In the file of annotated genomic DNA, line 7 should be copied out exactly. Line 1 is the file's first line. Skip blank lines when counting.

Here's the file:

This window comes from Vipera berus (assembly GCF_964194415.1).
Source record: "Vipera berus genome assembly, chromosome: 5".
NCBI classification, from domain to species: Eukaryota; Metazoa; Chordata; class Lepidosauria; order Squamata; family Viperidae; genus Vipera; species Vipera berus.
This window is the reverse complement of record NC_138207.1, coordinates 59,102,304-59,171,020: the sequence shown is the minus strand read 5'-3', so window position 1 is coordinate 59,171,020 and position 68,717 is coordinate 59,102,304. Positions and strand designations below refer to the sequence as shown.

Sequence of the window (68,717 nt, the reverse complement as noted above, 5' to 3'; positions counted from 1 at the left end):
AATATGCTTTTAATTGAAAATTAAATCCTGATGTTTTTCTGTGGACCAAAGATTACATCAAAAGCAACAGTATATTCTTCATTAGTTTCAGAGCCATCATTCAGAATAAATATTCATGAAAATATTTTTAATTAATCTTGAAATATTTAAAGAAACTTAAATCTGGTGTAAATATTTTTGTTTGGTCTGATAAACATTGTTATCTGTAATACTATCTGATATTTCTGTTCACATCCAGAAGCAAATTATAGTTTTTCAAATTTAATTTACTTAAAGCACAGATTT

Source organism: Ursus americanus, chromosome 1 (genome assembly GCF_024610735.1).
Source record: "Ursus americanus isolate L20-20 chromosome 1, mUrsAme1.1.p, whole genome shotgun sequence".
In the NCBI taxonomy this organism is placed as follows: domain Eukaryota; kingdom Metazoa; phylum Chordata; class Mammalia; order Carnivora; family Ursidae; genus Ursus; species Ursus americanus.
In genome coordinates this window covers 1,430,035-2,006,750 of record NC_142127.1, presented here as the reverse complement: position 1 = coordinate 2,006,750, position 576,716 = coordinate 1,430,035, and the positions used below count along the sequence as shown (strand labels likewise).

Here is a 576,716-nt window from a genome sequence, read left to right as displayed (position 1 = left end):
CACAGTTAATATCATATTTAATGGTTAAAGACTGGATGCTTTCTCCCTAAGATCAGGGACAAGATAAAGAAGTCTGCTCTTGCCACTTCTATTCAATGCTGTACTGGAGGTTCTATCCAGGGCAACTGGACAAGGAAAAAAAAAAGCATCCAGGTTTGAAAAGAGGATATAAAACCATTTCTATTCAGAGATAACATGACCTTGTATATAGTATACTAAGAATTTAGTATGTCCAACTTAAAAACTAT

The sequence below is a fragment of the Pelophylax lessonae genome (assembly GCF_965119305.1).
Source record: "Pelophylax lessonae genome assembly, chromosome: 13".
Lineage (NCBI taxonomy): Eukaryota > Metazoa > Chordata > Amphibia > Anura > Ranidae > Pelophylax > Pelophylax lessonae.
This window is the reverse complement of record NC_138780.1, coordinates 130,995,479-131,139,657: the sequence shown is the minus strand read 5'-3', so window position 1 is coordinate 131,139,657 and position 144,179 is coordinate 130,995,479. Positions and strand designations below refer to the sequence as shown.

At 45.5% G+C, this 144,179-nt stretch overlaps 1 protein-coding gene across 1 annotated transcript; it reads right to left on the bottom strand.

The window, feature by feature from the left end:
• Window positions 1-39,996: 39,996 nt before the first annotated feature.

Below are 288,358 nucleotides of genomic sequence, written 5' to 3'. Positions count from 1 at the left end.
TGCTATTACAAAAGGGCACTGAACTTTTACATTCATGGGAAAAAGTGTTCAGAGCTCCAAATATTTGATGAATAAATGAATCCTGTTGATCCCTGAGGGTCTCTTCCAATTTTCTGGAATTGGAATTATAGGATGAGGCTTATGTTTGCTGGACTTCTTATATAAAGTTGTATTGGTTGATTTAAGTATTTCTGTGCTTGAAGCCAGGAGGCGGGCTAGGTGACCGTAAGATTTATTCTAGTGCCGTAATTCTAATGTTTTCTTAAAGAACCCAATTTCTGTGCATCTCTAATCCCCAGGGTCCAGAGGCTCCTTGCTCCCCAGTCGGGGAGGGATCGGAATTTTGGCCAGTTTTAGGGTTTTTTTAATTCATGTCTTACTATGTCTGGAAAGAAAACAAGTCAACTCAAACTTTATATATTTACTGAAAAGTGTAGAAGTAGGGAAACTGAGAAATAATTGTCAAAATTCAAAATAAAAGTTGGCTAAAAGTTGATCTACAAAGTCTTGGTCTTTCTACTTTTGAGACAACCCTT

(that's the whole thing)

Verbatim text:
Source organism: Ursus americanus, chromosome 1 (genome assembly GCF_024610735.1).